Opinion: Romney clearly differentiated "RomneyCare" from "ObamaCare," but the coverage wasn't so clear
I read Nathan Bomey’s article in AnnArbor.com covering the speech given by (former) Gov. Mitt Romney in the Danto auditorium at the University of Michigan Cardiovascular Center on May 12. I entered the room, as did many, with the thought that Romney should completely disavow RomneyCare as well as discredit ObamaCare. That would present a problem in that he would be criticized if he did, as a flip-flop, and then if he didn’t, as supporting ObamaCare.
In his speech, he told the audience that to disavow the Massachusetts plan would be dishonest, and then he went on to say that there were some features that he vetoed but was overridden, and there were some other features that he would have, in hindsight, done differently.
As in any situation you accept the best you can get and continue on with your life. Some conservatives are criticizing him for not disavowing, and the liberals are egging them on so that they can make political hay. Gov. Romney went through his proposed program explaining the differences between it and ObamaCare.
I asked if it could be possible to have the program provide the medical providers with a way to recover the cost of medical procedures by going after the property of those who have the means to buy insurance but refuse and rely on the government to cover the charges because I am concerned that the freeloaders will overload the system financially. I think that the fear of having a lien imposed upon their property would give incentive to people to purchase insurance.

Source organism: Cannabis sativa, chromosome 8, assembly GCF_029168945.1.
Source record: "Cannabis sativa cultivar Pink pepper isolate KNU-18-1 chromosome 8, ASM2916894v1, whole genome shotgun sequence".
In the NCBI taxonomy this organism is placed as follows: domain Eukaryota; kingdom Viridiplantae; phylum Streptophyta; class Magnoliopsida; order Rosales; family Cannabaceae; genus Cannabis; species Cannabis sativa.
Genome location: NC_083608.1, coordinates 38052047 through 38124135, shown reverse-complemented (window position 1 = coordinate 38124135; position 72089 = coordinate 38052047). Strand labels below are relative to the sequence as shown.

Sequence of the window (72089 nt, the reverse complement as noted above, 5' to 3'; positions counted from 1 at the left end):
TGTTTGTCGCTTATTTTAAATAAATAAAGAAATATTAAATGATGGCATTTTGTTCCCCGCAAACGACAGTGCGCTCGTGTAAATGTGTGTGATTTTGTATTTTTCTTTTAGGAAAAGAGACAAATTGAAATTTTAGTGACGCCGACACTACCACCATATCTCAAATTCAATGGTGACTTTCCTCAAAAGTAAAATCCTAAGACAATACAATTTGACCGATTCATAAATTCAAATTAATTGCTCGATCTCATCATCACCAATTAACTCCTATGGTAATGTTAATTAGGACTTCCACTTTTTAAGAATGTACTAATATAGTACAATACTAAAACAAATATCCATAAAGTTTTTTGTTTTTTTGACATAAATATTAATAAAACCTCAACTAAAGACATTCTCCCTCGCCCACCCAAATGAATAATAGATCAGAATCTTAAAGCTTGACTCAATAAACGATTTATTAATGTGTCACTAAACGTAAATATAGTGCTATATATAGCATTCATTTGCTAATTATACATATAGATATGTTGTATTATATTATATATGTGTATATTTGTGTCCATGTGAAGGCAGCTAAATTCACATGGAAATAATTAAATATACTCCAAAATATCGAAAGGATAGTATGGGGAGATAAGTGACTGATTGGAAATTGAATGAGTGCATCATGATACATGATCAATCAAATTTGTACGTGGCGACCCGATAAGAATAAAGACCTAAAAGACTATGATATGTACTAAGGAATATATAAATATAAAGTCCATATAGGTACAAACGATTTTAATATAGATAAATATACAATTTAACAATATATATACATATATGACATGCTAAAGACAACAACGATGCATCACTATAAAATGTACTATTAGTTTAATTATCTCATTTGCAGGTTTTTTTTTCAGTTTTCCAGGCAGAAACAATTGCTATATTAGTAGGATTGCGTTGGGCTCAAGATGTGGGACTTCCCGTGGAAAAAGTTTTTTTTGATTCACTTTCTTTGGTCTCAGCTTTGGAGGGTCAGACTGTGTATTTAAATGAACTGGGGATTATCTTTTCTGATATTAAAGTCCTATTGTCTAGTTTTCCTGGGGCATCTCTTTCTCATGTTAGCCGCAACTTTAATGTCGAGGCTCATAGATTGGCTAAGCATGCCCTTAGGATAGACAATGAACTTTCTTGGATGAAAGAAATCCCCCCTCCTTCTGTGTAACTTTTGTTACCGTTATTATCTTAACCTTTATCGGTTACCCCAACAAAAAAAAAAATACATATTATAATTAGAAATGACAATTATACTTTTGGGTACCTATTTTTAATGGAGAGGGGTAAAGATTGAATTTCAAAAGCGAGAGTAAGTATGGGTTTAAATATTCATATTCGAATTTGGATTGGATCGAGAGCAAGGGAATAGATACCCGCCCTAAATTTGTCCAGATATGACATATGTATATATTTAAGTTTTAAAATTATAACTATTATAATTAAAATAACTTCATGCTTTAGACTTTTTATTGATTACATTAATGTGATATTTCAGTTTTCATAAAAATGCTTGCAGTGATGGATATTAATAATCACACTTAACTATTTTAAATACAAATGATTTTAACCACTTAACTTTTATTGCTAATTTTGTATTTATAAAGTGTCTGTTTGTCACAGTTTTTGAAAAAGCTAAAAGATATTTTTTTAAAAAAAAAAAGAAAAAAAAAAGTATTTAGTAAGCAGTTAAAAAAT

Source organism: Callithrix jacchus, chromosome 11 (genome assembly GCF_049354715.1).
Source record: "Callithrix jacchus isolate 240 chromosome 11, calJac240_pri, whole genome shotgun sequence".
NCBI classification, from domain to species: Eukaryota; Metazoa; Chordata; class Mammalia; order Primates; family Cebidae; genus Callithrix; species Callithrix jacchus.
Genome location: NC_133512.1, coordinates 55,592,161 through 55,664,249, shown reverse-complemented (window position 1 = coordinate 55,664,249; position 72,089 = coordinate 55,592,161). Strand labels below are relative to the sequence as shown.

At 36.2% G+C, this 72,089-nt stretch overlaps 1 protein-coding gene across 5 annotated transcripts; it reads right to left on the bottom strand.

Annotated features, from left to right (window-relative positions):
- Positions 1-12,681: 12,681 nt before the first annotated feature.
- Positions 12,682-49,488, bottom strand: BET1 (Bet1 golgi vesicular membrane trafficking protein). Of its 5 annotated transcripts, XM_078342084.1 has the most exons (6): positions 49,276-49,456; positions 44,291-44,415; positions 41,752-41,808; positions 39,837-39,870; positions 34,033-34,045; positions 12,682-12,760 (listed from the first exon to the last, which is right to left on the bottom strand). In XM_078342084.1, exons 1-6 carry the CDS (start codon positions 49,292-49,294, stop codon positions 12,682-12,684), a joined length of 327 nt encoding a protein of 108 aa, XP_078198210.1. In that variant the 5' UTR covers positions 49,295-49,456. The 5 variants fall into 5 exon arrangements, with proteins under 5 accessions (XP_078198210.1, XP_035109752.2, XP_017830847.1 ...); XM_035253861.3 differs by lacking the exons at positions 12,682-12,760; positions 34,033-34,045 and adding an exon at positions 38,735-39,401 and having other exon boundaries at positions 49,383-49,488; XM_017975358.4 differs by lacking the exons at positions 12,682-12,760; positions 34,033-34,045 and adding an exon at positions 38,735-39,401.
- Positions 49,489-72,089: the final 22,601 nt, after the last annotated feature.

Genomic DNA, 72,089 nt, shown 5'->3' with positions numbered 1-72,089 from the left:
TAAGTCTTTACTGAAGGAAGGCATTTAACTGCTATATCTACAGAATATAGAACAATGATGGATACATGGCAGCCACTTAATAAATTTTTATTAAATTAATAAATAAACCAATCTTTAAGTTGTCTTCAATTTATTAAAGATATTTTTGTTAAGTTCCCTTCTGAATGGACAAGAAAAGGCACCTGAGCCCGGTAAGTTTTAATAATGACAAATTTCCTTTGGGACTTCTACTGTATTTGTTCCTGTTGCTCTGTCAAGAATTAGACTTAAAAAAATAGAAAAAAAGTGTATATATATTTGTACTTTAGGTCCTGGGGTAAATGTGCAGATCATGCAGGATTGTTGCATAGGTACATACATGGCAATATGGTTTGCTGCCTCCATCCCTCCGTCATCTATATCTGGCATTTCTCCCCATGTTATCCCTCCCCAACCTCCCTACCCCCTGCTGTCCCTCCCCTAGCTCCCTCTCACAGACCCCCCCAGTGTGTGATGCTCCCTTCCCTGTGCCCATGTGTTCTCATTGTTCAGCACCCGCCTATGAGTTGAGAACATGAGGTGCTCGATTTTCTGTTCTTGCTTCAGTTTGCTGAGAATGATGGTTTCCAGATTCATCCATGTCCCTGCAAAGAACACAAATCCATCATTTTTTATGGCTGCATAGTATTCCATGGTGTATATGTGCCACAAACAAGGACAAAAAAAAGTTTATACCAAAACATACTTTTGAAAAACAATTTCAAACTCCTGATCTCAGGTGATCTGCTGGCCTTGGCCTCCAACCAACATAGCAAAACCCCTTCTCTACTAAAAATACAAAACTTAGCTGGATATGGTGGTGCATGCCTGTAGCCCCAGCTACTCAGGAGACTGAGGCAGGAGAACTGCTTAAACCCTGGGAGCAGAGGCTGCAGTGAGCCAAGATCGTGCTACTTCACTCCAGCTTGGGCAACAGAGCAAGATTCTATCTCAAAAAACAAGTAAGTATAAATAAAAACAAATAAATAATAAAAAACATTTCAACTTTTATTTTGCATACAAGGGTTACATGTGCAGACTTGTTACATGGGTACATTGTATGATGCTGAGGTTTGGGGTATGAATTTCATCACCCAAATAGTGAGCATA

Everyone should want to purchase medical insurance. No one should need to be required by the government to purchase medical insurance, nor should they depend upon the government to pay their medical bills.
Government should permit the deduction of medical insurance costs from the taxpayer’s adjusted gross income on the front page of tax Form 1040, not as part of medical costs on Schedule A with a deduction of 7.5%. This would allow the poor to deduct the cost on their tax forms. The cost to the poor could be adjusted as a percentage of income.
I left the room very satisfied with Romney’s explanation of the reason RomneyCare was enacted, since it was the best you could expect in Massachusetts. Romney's proposed medical program would be very good for the country. Depend on the states to enact a system that fits their state.
Portability was covered, as well as tax treatment for medical policy cost.
As far as I know, not one of the people at the speech was asked his or her opinion. I am sure that not one of the questioners were interviewed. I did notice that the comments on the speech, in Bomey’s article, were from liberal opponents such as Rep. (John) Dingell, so what would you expect?
Washtenaw Republican Chairman Mark Boonstra was in attendance and was not interviewed. The other two interviews were of people I don’t know but they both had an interest in continuing Medicaid in its present form. Interviewing other possible Republican candidates, of course, yields predictable results.
— Charles Stevens, Ann Arbor